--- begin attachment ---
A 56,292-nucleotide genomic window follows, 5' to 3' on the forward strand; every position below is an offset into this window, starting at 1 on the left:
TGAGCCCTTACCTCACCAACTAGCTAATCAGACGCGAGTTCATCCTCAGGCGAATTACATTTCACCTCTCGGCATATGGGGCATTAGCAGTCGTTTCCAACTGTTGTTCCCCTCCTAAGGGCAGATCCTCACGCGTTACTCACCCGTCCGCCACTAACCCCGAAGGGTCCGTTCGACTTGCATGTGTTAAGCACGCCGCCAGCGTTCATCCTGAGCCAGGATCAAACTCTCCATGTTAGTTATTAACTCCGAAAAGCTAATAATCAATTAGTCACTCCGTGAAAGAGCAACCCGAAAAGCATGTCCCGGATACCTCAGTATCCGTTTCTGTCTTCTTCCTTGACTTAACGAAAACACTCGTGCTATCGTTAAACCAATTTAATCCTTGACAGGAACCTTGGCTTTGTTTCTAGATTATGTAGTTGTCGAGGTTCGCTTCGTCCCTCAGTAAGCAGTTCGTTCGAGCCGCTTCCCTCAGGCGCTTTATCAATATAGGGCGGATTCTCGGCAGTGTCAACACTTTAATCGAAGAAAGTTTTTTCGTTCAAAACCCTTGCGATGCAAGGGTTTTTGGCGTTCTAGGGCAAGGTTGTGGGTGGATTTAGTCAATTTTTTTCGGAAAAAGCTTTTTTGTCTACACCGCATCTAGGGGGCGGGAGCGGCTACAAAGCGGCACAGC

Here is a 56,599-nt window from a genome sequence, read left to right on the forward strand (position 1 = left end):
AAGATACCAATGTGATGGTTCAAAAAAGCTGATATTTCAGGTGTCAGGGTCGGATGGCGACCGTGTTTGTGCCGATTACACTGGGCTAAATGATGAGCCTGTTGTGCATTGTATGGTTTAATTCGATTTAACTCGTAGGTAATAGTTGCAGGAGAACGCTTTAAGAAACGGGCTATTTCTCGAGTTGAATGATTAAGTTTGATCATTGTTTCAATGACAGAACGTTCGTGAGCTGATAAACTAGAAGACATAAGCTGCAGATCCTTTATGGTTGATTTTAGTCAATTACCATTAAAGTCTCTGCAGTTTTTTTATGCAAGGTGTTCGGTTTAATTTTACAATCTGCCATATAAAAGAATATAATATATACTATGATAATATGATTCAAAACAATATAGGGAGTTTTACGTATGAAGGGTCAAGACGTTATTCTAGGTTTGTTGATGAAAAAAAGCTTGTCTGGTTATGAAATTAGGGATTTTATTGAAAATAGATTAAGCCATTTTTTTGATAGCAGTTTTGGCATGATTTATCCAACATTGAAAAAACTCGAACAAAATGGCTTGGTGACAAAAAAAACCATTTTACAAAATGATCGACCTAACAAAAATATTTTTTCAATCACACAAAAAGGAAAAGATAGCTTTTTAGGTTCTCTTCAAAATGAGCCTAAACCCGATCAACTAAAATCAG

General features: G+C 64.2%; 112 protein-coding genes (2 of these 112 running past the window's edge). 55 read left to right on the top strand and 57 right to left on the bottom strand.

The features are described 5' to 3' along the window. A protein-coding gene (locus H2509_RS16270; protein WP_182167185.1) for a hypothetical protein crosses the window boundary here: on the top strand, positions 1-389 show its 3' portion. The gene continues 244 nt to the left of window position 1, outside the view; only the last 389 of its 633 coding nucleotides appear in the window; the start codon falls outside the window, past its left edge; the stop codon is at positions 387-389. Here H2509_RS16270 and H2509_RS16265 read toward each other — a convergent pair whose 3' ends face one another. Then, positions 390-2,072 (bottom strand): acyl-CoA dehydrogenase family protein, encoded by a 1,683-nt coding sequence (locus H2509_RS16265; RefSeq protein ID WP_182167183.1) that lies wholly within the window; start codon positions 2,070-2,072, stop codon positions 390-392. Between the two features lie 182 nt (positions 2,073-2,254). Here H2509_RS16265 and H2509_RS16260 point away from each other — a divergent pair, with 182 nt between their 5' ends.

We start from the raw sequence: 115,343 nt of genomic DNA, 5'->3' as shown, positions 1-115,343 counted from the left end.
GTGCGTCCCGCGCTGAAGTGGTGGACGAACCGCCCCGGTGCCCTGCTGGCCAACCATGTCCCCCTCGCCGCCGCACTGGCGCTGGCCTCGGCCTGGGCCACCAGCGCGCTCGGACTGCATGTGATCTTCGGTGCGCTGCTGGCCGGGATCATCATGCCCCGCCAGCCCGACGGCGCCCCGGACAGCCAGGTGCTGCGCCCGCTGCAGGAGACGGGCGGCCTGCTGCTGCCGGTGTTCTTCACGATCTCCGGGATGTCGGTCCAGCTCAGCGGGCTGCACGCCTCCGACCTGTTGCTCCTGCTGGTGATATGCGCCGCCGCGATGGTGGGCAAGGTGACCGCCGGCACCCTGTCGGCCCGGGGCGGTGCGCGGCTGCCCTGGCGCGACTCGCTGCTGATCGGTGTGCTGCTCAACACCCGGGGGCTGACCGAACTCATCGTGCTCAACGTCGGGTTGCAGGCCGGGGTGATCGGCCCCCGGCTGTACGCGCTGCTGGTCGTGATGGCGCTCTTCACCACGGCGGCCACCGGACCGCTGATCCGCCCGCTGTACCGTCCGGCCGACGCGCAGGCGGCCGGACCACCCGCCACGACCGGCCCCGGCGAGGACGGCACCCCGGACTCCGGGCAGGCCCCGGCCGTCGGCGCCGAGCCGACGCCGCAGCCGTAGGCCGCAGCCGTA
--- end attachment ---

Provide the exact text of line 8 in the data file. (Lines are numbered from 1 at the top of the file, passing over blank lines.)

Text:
GTGCGTCCCGCGCTGAAGTGGTGGACGAACCGCCCCGGTGCCCTGCTGGCCAACCATGTCCCCCTCGCCGCCGCACTGGCGCTGGCCTCGGCCTGGGCCACCAGCGCGCTCGGACTGCATGTGATCTTCGGTGCGCTGCTGGCCGGGATCATCATGCCCCGCCAGCCCGACGGCGCCCCGGACAGCCAGGTGCTGCGCCCGCTGCAGGAGACGGGCGGCCTGCTGCTGCCGGTGTTCTTCACGATCTCCGGGATGTCGGTCCAGCTCAGCGGGCTGCACGCCTCCGACCTGTTGCTCCTGCTGGTGATATGCGCCGCCGCGATGGTGGGCAAGGTGACCGCCGGCACCCTGTCGGCCCGGGGCGGTGCGCGGCTGCCCTGGCGCGACTCGCTGCTGATCGGTGTGCTGCTCAACACCCGGGGGCTGACCGAACTCATCGTGCTCAACGTCGGGTTGCAGGCCGGGGTGATCGGCCCCCGGCTGTACGCGCTGCTGGTCGTGATGGCGCTCTTCACCACGGCGGCCACCGGACCGCTGATCCGCCCGCTGTACCGTCCGGCCGACGCGCAGGCGGCCGGACCACCCGCCACGACCGGCCCCGGCGAGGACGGCACCCCGGACTCCGGGCAGGCCCCGGCCGTCGGCGCCGAGCCGACGCCGCAGCCGTAGGCCGCAGCCGTA